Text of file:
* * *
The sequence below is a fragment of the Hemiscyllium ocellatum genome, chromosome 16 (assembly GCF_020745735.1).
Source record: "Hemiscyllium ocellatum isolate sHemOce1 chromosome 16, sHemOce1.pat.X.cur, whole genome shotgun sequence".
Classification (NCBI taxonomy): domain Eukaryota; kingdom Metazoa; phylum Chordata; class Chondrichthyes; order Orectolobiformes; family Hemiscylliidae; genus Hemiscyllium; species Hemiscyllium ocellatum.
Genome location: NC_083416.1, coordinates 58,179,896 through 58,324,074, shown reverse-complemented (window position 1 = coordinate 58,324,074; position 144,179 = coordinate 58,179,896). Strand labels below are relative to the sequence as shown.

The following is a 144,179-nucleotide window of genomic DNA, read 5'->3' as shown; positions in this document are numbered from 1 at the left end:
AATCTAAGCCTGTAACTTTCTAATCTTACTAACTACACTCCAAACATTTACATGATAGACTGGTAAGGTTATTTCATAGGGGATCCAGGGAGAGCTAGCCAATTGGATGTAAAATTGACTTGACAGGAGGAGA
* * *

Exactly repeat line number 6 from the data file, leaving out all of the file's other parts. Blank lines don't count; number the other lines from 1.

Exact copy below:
AATCTAAGCCTGTAACTTTCTAATCTTACTAACTACACTCCAAACATTTACATGATAGACTGGTAAGGTTATTTCATAGGGGATCCAGGGAGAGCTAGCCAATTGGATGTAAAATTGACTTGACAGGAGGAGA